Last year David Mendelsohn visited Eagle Pond Farm in Wilmot, New Hampshire, to photograph the noted American poet Donald Hall. It was an assignment that David relished; in fact, it was his idea. “I’d read Donald’s essay in The New Yorker,” David says, “and the visuals were all there.”
Donald Hall was poet laureate of the United States for 2006-2007, and was twice named poet laureate of New Hampshire. His essay, Out the Window, published in the January 23, 2012, issue of The New Yorker, is a meditation on growing old and living at the farm, which has been in his family for three generations and where he’s lived since 1975. In the piece he says that new poems no longer come to him, but prose endures. He writes sitting in a blue armchair from which he can look out the window at birds at a feeder, snow sliding off the tin roof of the barn and, beyond, the fields where 70 years ago he and his grand-father cut hay.
“Donald’s poetry and now his prose draw heavily from his home, his memories and from New England,” David says,“and when I read The New Yorker piece, I suggested a story on him to New Hampshire magazine.”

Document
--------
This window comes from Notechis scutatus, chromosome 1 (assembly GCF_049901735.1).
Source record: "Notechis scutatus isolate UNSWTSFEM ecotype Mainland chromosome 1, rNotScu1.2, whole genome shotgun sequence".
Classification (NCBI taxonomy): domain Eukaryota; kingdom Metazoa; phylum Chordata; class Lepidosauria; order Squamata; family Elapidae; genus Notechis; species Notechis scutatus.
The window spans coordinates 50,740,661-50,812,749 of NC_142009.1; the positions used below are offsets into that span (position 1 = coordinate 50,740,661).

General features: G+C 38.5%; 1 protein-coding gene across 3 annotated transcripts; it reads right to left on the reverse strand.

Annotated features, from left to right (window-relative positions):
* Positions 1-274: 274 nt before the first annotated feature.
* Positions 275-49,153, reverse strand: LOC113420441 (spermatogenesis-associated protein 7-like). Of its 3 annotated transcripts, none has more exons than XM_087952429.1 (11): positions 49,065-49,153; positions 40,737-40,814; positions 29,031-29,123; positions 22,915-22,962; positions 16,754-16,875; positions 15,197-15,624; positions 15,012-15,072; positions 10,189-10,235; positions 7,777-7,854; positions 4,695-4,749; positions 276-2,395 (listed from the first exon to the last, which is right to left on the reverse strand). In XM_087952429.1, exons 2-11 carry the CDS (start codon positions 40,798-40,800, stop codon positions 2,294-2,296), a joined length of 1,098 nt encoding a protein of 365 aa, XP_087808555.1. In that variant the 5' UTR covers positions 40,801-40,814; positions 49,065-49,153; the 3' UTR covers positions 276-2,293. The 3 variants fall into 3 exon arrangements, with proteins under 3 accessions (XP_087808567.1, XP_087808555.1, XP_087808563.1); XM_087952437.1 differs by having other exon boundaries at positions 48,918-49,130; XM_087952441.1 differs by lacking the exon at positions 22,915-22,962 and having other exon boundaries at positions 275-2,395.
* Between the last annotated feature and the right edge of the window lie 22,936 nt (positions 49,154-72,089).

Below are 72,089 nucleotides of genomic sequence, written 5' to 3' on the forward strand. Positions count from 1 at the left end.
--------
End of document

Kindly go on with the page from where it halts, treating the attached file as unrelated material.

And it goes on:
Because of Donald Hall’s age—83 at the time David was at the farm—a planned one-day shoot turned into two. “He gets tired after a while, and I had to work around his schedule,” David says. He talked with the poet as he worked—”about life, poetry, women, the Red Sox.
I knew he was a wonderful storyteller, and I was familiar with some of the stories he’d told, particularly one about how he was treated at an art gallery.”
New Hampshire magazine ran the story, A Lion in Winter, with ten of David’s photographs in the January, 2013, issue. Shortly after publication, David got a letter from Donald Hall saying how much he appreciated the imagery, and that he now understood what David was doing during all that time at the farm.
There was also an invitation to return.